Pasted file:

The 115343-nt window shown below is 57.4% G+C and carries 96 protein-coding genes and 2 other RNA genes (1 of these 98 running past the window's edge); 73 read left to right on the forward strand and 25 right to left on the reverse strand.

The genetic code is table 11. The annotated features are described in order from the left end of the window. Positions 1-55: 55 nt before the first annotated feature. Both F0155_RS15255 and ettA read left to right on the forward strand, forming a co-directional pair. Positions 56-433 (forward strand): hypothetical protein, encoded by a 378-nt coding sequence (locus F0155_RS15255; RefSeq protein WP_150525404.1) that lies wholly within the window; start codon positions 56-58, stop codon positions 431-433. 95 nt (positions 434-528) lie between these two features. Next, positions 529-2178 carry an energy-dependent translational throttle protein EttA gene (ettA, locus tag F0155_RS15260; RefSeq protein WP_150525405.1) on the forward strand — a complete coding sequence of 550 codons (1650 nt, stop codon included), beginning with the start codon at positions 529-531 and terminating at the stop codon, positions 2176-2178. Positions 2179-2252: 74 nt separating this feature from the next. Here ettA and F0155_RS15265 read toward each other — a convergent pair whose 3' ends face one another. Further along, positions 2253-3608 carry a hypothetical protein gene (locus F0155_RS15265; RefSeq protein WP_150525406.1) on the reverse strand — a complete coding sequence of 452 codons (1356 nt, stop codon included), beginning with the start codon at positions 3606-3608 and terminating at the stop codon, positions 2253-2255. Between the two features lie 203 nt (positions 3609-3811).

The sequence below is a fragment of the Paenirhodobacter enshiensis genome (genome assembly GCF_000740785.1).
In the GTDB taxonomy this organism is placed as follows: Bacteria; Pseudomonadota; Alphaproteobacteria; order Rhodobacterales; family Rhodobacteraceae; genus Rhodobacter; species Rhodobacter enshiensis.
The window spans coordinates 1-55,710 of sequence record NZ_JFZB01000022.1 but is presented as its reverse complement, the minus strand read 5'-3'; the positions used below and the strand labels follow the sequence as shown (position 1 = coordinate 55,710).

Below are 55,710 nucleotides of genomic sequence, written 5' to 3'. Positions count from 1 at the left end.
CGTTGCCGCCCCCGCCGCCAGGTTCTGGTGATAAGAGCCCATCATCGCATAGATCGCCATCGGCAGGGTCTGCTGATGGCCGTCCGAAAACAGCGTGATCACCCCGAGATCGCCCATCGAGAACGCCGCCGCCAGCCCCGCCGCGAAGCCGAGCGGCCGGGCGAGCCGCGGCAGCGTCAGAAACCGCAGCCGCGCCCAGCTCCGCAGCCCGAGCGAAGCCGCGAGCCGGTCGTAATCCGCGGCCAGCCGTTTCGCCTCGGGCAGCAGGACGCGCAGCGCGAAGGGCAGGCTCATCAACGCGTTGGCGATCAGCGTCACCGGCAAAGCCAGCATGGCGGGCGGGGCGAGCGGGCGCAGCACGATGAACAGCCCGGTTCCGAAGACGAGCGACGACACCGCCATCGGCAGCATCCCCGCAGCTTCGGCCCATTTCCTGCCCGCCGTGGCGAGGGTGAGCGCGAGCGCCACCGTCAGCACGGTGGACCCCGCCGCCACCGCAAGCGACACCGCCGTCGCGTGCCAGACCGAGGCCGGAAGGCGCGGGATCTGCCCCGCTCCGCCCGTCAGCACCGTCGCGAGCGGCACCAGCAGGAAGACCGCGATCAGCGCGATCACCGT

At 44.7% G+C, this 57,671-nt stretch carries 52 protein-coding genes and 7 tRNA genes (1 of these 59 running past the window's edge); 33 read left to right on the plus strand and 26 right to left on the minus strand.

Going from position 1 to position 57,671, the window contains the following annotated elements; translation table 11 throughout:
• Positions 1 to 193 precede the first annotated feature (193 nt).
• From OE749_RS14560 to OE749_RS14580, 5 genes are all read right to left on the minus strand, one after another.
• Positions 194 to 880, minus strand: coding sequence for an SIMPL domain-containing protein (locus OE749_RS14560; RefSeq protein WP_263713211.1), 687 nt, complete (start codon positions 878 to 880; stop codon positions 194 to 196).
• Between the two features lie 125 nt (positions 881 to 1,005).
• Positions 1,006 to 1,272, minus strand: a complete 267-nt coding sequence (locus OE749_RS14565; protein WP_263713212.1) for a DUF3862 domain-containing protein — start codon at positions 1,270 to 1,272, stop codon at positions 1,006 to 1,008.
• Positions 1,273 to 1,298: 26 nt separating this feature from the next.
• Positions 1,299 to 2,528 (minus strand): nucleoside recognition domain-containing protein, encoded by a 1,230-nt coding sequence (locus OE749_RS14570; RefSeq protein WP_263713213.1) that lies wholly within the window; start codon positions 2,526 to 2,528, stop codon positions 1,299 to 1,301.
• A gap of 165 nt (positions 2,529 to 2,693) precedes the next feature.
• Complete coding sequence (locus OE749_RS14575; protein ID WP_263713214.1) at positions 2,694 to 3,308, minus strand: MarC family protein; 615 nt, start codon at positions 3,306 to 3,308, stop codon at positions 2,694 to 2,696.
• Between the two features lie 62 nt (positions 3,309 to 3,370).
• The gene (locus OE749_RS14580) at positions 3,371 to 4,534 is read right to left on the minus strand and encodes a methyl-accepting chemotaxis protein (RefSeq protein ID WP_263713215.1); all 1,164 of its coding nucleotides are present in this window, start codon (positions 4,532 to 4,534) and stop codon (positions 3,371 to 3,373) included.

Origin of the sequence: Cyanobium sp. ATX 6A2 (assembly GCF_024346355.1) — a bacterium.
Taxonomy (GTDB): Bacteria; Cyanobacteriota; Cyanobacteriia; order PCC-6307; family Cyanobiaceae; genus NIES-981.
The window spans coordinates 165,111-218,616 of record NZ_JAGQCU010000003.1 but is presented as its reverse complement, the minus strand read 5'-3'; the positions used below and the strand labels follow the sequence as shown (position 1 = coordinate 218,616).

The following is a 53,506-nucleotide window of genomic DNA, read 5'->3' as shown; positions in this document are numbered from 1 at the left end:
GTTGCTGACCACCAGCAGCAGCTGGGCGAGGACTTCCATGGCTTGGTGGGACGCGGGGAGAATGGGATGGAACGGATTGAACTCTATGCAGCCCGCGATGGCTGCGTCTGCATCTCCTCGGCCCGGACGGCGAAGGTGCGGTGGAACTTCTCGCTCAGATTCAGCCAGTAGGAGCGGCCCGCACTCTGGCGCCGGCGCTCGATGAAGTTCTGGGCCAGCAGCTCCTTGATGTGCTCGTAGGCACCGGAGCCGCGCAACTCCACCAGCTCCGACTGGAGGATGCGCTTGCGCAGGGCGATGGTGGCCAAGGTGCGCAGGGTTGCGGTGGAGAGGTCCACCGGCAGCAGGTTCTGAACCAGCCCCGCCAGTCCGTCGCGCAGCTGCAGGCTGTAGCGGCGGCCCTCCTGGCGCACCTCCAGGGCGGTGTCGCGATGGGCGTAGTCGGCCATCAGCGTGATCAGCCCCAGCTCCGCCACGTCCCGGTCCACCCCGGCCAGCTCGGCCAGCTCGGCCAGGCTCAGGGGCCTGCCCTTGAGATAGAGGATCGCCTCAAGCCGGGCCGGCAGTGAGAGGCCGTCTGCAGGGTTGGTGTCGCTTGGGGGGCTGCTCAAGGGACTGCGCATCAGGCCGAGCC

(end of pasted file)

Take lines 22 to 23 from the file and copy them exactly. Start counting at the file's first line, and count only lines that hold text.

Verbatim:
Taxonomy (GTDB): Bacteria; Cyanobacteriota; Cyanobacteriia; order PCC-6307; family Cyanobiaceae; genus NIES-981.
The window spans coordinates 165,111-218,616 of record NZ_JAGQCU010000003.1 but is presented as its reverse complement, the minus strand read 5'-3'; the positions used below and the strand labels follow the sequence as shown (position 1 = coordinate 218,616).